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Iowa biodiesel plant shutters amid shaky policies

Article cover photo
The lapse in the biodiesel tax credit and the granting of small refinery wavers forced W2 Fuel to stop operations this week. (Photo: Joseph L. Murphy/Iowa Soybean Association)

By Bethany Baratta, ISA senior writer

The unknown future of the biodiesel tax credit and the endless granting of small refinery waivers has forced one Iowa biodiesel plant to close. W2 Fuel announced earlier this week that it would be shuttering two of its biodiesel plants in Crawfordsville and in Adrian, Michigan.

Nearly 50 employees have lost their jobs and demand for millions of bushels of soybeans has been destroyed.

“This is one more example of how the federal policies have an impact on real peoples’ lives,” said Grant Kimberley, executive director of the Iowa Biodiesel Board and director of market development for the Iowa Soybean Association.

At full capacity, the Crawfordsville plant produced nearly 10 million gallons of biodiesel. The Adrian plant produced about 15 million gallons per year. That’s now a lost market for roughly 16.67 million bushels of soybeans.

 “And there’s no end in sight until these issues are resolved,” Kimberley said.

W2 Fuel CEO Roy Strom testified before the EPA in March, warning the agency and the Trump administration of the harm caused by granting small refinery exemptions.

“To succeed, the biodiesel industry needs signals that allow us to forecast market demand. While the RVO (renewable volume obligation) should be the forecast, the current practice of granting retroactive small refinery exemptions undermines that signal,” he said on the record.

Now, almost six months after his testimony, Strom is directing cleanup crews before turning the lights off for good.

“I think if the biodiesel tax credit came back, I would need to see it include 2020 to make a go of it again,” Strom said.

The ultimate fix would be a reallocation of lost gallons as a result of the small refinery exemptions and an extension of the federal $1-per-gallon biodiesel tax credit to producers which blend biodiesel with petroleum.

Only the White House and the EPA can change the demand at this point. And it’s up to Congress to pass the biodiesel tax credit extension.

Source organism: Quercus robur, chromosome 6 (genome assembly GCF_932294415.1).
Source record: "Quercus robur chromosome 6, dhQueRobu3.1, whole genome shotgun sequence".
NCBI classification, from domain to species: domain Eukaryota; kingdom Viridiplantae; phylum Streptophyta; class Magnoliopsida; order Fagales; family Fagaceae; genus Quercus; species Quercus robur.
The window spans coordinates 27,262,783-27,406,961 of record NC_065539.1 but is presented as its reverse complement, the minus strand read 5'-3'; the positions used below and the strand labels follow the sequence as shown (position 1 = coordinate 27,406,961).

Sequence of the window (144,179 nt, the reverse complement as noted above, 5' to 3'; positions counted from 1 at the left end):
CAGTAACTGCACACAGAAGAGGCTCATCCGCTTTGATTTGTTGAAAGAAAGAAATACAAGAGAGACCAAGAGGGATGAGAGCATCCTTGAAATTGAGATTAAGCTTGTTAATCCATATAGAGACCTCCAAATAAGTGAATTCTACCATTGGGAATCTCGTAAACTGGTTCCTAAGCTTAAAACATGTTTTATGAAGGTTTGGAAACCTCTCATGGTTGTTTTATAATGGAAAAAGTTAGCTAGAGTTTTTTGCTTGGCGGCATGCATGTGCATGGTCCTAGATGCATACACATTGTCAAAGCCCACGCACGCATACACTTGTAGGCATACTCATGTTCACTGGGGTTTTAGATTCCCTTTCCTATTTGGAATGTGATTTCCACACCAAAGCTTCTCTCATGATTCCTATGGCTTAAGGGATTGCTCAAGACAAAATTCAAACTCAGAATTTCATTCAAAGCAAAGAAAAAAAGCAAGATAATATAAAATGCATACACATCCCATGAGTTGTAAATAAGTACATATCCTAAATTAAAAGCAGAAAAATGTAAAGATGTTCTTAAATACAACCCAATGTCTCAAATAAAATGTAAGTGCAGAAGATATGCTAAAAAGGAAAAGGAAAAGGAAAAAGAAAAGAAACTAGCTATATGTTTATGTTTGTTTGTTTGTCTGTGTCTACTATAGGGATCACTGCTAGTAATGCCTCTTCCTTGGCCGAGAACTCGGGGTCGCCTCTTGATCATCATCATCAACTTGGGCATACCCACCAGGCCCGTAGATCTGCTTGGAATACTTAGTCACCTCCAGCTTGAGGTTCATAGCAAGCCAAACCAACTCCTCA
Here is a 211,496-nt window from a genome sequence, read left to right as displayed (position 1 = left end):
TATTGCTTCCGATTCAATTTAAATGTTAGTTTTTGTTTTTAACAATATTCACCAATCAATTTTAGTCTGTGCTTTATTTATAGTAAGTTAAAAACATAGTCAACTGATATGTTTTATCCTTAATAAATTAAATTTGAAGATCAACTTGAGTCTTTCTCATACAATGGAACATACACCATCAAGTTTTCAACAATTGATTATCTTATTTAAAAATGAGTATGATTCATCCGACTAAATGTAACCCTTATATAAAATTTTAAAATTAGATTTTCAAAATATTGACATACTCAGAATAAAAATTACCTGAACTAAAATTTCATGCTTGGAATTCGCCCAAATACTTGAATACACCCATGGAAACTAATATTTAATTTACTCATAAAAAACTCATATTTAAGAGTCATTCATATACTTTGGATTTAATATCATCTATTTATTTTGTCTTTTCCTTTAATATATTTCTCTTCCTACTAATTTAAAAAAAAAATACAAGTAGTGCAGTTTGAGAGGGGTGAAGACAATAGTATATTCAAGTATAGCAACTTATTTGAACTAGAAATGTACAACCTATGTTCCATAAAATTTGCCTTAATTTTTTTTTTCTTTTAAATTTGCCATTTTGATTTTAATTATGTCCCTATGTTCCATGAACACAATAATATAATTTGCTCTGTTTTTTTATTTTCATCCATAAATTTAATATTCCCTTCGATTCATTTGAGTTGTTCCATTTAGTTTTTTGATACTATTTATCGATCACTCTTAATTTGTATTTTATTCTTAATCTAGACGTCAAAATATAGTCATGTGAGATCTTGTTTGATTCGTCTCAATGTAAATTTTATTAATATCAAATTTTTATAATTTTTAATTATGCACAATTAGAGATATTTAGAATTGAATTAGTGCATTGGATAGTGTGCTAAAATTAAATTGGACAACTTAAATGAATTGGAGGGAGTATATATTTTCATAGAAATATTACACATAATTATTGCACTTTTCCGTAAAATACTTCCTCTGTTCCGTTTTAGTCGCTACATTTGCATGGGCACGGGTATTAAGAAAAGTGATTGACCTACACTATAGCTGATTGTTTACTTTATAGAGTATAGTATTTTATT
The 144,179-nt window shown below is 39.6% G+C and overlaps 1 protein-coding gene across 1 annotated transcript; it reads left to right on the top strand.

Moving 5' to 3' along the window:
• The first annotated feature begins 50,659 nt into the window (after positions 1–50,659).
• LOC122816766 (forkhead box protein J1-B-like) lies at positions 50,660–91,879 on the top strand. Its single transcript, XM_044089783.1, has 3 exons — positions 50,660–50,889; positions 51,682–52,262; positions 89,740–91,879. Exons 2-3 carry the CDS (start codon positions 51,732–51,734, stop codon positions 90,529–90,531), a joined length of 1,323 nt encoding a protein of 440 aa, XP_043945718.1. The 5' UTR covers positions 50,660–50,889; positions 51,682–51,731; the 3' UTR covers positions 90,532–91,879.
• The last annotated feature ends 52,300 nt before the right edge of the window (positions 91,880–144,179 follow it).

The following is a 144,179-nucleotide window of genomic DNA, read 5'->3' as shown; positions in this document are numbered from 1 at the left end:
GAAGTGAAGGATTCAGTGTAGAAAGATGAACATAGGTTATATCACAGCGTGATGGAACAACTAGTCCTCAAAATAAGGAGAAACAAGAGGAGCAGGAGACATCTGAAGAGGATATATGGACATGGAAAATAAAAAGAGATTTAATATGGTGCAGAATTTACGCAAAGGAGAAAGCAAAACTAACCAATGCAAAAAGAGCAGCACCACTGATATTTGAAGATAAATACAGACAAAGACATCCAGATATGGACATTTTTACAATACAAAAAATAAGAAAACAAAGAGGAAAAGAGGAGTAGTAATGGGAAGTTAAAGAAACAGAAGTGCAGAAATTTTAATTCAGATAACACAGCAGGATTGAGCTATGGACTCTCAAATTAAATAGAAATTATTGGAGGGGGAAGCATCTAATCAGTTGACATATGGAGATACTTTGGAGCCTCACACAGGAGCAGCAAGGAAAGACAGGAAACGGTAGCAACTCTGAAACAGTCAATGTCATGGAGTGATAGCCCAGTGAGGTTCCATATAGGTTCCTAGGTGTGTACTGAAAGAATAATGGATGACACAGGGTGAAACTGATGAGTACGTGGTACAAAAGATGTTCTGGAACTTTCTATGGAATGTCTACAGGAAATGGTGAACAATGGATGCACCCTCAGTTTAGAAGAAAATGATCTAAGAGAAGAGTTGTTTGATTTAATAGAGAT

“When the tax credit is up in the air, you’re just gambling. Do I want to bet on the tax credit or not? It makes it very difficult to run a business,” Strom said.

The biodiesel industry is now running 21 months without the biodiesel tax credit. It’s clearly hurting the industry, said Brad Wilson, president and general manager of Western Iowa Energy and the newly-elected chair of the Iowa Biodiesel Board.

“I hate to see biodiesel plants closing, but I’m not surprised because when you’re operating without the tax credit and you have to sell biodiesel that includes the incentive, you’re selling your product at a loss,” Wilson said. “And after almost two years of not having it, it gets to be too much.”

There appears to be some momentum behind the extension of the biodiesel tax credit in the U.S. House of Representatives. Iowa Representative Abby Finkenauer introduced a bill in the House and has levied support from about 60 of her colleagues. The House must introduce the incentive for it to be taken up for a vote.

There’s talk of the action on the bill in late November, early December. While hopeful, Wilson said that’s too late for some—like Strom.

“Some aren’t going to be able to hang on for that long when they’ve been strung along,” Wilson said.

Strom wants action on the credit and the small refinery exemptions to save other plants.

“I would really hate to think that the government and this administration would intentionally inflict this kind of damage on an industry. I have to believe that they are more well-intentioned than that and this is just an oversight,” Strom said. “But this is serious for us; we’re a significant industry that supports 64,000 jobs. It’s time they take a look at us and take us seriously.”

Contact Bethany Baratta at

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